WORCESTER — The Batman (good to get gripes out of the way early) is silly. It’s not a huge deal, folks, but there’s no getting around it. He may be the “Dark Knight” and the show, at Worcester Art Museum, might be called “Knights!” but he doesn’t belong in a gallery otherwise beautifully installed with a dozen military helmets.
Not all of those helmets, which date from 550 BC to the 19th century, are knights’ helmets. Two are Corinthian helmets used by hoplites; one is 18th-century Persian; there are Japanese and Ottoman helmets too. Each of these, along with a number of European helmets that more easily fit the designation “knightly,” is displayed in a glass case on a plinth. The plinths form two curving arcs that face one another in a gallery aptly titled “The Roundtable.”
So to have, presiding over this stately and elegant setup, a mannequin squeezed into a Lycra Batman costume designed by Bob Ringwood for Warner Bros. and custom-made to fit the actor Michael Keaton in 1988, really kills the mood.
Almost everything else about the show I liked. “Knights!” is the first attempt by Worcester Art Museum (WAM) to show off a fraction of its extraordinary new holdings, which it acquired last year, when the nearby Higgins Armory Museum closed down, beloved but insolvent, after 83 years.
Naturally, now that it has the collection, WAM wants its audience too. “Knights!” is the result. Mounting it only three months after the closure of the Higgins necessitated a massive and high-speed logistical effort by a team of dedicated staff. (Several are former Higgins employees subsequently taken on by WAM.)
But the display involved more than just practical challenges. Conceived and organized by WAM director Matthias Waschek, it is an attempt to meld an original, high-concept display with frank and unapologetic populism. In trying to be all things to all people, it risks falling between stools. But I don’t think it does.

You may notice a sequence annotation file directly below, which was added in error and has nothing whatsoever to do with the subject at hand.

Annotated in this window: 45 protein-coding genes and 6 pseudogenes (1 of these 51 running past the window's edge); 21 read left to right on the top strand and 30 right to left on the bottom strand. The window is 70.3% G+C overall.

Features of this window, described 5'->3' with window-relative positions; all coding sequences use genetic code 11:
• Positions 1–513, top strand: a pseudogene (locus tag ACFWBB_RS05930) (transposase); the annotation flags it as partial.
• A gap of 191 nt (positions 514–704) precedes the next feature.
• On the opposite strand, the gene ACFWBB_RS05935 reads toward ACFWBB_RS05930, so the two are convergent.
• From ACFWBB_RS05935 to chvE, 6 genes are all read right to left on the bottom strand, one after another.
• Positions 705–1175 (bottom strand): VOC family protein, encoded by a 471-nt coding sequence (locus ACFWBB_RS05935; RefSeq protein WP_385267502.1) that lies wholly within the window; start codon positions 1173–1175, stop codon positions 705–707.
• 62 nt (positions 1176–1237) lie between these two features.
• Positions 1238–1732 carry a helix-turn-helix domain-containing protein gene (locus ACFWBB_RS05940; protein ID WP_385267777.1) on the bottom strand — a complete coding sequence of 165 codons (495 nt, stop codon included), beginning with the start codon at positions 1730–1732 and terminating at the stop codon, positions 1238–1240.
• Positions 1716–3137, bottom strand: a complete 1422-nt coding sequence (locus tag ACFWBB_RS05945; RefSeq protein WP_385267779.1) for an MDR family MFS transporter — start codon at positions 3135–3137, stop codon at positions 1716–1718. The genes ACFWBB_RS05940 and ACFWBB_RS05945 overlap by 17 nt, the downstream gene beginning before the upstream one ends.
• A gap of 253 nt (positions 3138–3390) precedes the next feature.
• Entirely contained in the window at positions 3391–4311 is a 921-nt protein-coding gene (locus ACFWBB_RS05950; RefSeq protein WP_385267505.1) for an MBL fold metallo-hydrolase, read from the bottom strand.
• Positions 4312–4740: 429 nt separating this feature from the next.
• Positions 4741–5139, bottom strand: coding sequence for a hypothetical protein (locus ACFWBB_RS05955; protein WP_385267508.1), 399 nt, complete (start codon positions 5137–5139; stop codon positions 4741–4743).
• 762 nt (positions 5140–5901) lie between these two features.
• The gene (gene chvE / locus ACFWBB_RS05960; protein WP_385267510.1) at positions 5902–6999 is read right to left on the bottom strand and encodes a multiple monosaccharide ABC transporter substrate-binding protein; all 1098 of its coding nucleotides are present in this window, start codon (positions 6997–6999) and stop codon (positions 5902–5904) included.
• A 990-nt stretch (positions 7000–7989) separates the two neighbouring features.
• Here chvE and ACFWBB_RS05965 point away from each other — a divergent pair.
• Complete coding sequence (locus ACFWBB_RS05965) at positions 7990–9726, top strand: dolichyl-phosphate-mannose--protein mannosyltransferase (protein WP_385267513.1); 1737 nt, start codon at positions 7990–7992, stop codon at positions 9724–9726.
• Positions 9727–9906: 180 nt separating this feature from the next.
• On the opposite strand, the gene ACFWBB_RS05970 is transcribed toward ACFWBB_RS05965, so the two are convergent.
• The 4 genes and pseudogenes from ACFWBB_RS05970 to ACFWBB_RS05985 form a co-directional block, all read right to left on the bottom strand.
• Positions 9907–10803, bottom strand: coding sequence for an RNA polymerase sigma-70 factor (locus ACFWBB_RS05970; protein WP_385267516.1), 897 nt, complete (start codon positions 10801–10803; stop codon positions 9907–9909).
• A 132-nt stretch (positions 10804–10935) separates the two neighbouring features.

The show is smart, it’s fun, and it practically falls over itself to be welcoming. Yes, at times, there is a little too much going on in a relatively small space. But the show’s experimental quality (reminiscent of the traditional method for testing the readiness of spaghetti: Throw it at the wall, see if it sticks) mostly enlivens the experience, and gets you thinking about the objects themselves in fresh ways. That, in the end, is what it’s all about.
You walk into “Knights!” after negotiating a marble-floored hall dominated by a fully armored knight astride a warhorse painted pink. The horse is flanked by vertical screens showing old black and white film footage (“Ivan the Terrible”), accompanied by a “Star Wars” soundtrack.
Next is a short hallway which has a tapestry, dated to around 1500 and depicting Godfrey of Bouillon, the first ruler of the Crusader Kingdom of Jerusalem. Nearby is a display case holding a copy of the first comic book in which Batman was referred to as the “Dark Knight.”
So far so dizzying. Exciting? More or less. But mostly I remember just thinking, “Huh?”
Then, through a glass door, you enter the exhibition proper. What you see is not what you expect. Instead of suits of armor or swords and shields (there is plenty of all this to come, don’t worry) you are faced with five portraits of women. All are from the collection of WAM, and all date from the 16th and 17th centuries.
What a brilliant ploy! Anyone assuming the show will be all about war and weapons and boy-seducing, hypermasculine glamour— a.k.a. “all the dumb things men do” — will have to think again.
The display of portraits of women may seem random, but it is not. One of the paintings, by a follower of Tintoretto, is believed to be a portrait of the Venetian courtesan and author Veronica Franco, who once wrote this provocative passage about women:
“When we too are armed and trained, we can convince men that we have hands, feet, and a heart like yours; and although we may be delicate and soft, some men who are delicate are also strong; and others, coarse and harsh, are cowards. Women have not yet realized this, for if they should decide to do so, they would be able to fight you until death.”
Excellent stuff. These five portraits of women are faced across the room by five knights in armor. It’s a stirring standoff that conjures not just a battle between the sexes but a more disturbing conflict between human values and the inhuman machinery of war. Something, we instinctively grasp, is at stake in what will follow. Something vital.